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[roh-man-tik] /roʊˈmæn tɪk/
of, relating to, or of the nature of romance; characteristic or suggestive of the world of romance:
a romantic adventure.
fanciful; impractical; unrealistic:
romantic ideas.
imbued with or dominated by idealism, a desire for adventure, chivalry, etc.
characterized by a preoccupation with love or by the idealizing of love or one's beloved.
displaying or expressing love or strong affection.
ardent; passionate; fervent.
(usually initial capital letter) of, relating to, or characteristic of a style of literature and art that subordinates form to content, encourages freedom of treatment, emphasizes imagination, emotion, and introspection, and often celebrates nature, the ordinary person, and freedom of the spirit (contrasted with classical).
of or relating to a musical style characteristic chiefly of the 19th century and marked by the free expression of imagination and emotion, virtuosic display, experimentation with form, and the adventurous development of orchestral and piano music and opera.
imaginary, fictitious, or fabulous.
noting, of, or pertaining to the role of a suitor or lover in a play about love:
the romantic lead.
a romantic person.
romantics, romantic ideas, ways, etc.
Origin of romantic
1650-60; < French romantique, derivative of romant romaunt; see -ic
Related forms
romantically, adverb
romanticalness, noun
antiromantic, adjective, noun
half-romantic, adjective
half-romantically, adverb
hyperromantic, adjective
hyperromantically, adverb
nonromantic, adjective, noun
nonromantically, adverb
post-Romantic, adjective
preromantic, adjective
proromantic, adjective
pseudoromantic, adjective
pseudoromantically, adverb
quasi-romantic, adjective
quasi-romantically, adverb
semiromantic, adjective
semiromantically, adverb
superromantic, adjective
superromantically, adverb
ultraromantic, adjective
unromantic, adjective
unromantically, adverb
2. extravagant, exaggerated, wild, imaginative, fantastic. 9. improbable, unreal.
2. practical, realistic. 9. probable. Unabridged
Based on the Random House Dictionary, © Random House, Inc. 2015.
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Examples from the web for romantic
  • These observations are filtered through a mind that is alert, never sentimental, and deeply suspicious of romantic cant.
  • The size of the grains is measured in millionths of a meter, but the romantic journeys of pollen are epic.
  • But this romantic vision of an island paradise tells only half the tale.
  • And of course there are the halting attempts to create ever willing romantic androids.
  • In summer evenings you can see many romantic couples on this route as well as bikers, in-lane skaters, and joggers.
  • And if you go to find him-if you find him-you may discover there's nothing romantic about it.
  • It is difficult for a romantic theatre to maintain itself otherwise.
  • The author was probably ill-advised when he threw his work into the romantic form.
  • We might have treated this subject in the genteel, or in the romantic, or in the facetious manner.
  • The poem in its mock heroics is a sly satire of the grand manner of the romantic epic.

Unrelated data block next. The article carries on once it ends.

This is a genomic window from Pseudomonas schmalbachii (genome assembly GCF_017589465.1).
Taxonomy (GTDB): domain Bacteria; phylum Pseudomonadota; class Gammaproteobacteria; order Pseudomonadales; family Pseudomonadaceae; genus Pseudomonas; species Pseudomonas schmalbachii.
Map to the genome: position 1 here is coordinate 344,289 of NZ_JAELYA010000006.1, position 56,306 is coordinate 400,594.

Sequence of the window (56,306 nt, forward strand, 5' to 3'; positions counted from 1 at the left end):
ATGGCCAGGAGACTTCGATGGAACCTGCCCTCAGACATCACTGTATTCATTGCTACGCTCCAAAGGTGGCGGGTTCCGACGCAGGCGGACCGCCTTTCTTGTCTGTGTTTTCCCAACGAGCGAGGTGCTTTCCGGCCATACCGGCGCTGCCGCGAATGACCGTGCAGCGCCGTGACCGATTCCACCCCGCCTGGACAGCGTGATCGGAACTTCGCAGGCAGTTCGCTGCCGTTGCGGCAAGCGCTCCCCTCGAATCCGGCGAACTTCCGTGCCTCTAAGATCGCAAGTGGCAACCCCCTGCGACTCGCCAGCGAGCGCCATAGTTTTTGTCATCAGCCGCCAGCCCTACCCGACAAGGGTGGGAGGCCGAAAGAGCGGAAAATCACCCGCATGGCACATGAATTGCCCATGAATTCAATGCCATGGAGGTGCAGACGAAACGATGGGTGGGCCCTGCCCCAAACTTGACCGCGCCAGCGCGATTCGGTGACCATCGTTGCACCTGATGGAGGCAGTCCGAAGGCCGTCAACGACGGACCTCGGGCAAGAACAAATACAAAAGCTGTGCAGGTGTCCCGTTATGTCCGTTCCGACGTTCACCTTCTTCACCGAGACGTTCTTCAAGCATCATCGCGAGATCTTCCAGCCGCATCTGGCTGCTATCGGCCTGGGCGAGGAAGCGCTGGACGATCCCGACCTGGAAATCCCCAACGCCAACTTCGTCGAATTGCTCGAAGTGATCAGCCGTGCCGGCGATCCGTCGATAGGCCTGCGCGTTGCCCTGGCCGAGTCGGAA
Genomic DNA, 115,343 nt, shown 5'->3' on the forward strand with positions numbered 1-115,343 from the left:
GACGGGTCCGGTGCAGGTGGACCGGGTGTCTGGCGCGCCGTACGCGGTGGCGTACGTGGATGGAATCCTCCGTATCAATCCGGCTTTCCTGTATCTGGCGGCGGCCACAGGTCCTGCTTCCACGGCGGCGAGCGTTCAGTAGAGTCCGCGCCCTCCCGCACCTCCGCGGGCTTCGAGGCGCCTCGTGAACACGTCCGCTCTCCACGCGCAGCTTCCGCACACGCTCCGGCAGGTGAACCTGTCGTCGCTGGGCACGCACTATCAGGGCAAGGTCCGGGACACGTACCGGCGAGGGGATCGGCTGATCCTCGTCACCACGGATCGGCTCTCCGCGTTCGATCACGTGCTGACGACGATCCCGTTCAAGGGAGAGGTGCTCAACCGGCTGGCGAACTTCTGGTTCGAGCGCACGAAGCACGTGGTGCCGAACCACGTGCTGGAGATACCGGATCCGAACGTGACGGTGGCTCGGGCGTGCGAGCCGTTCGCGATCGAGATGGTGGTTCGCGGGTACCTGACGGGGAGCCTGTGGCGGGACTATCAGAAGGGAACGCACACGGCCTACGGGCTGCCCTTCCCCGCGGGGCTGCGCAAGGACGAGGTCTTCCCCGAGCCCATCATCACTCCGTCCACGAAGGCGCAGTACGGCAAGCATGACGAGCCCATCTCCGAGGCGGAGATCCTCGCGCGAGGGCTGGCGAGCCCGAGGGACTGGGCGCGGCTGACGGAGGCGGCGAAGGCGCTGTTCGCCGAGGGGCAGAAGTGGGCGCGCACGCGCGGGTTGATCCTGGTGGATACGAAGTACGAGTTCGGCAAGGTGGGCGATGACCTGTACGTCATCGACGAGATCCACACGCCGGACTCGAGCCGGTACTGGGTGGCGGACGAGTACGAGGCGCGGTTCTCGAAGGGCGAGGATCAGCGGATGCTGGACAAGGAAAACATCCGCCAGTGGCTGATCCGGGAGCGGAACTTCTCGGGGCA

British Dictionary definitions for romantic


of, relating to, imbued with, or characterized by romance
evoking or given to thoughts and feelings of love, esp idealized or sentimental love: a romantic woman, a romantic setting
impractical, visionary, or idealistic: a romantic scheme
(often euphemistic) imaginary or fictitious: a romantic account of one's war service
(often capital) of or relating to a movement in European art, music, and literature in the late 18th and early 19th centuries, characterized by an emphasis on feeling and content rather than order and form, on the sublime, supernatural, and exotic, and the free expression of the passions and individuality
a person who is romantic, as in being idealistic, amorous, or soulful
a person whose tastes in art, literature, etc, lie mainly in romanticism; romanticist
(often capital) a poet, composer, etc, of the romantic period or whose main inspiration or interest is romanticism
Derived Forms
romantically, adverb
Word Origin
C17: from French romantique, from obsolete romant story, romance, from Old French romansromance
Collins English Dictionary - Complete & Unabridged 2012 Digital Edition
© William Collins Sons & Co. Ltd. 1979, 1986 © HarperCollins
Publishers 1998, 2000, 2003, 2005, 2006, 2007, 2009, 2012
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Word Origin and History for romantic

1650s, "of the nature of a literary romance," from French romantique, from Middle French romant "a romance," oblique case of Old French romanz "verse narrative" (see romance (n.)).

As a literary style, opposed to classical since before 1812; in music, from 1885. Meaning "characteristic of an ideal love affair" (such as usually formed the subject of literary romances) is from 1660s. Meaning "having a love affair as a theme" is from 1960. Related: Romantical (1670s); romantically. Cf. romanticism.


"an adherent of romantic virtues in literature," 1827, from romantic (adj.).

Online Etymology Dictionary, © 2010 Douglas Harper
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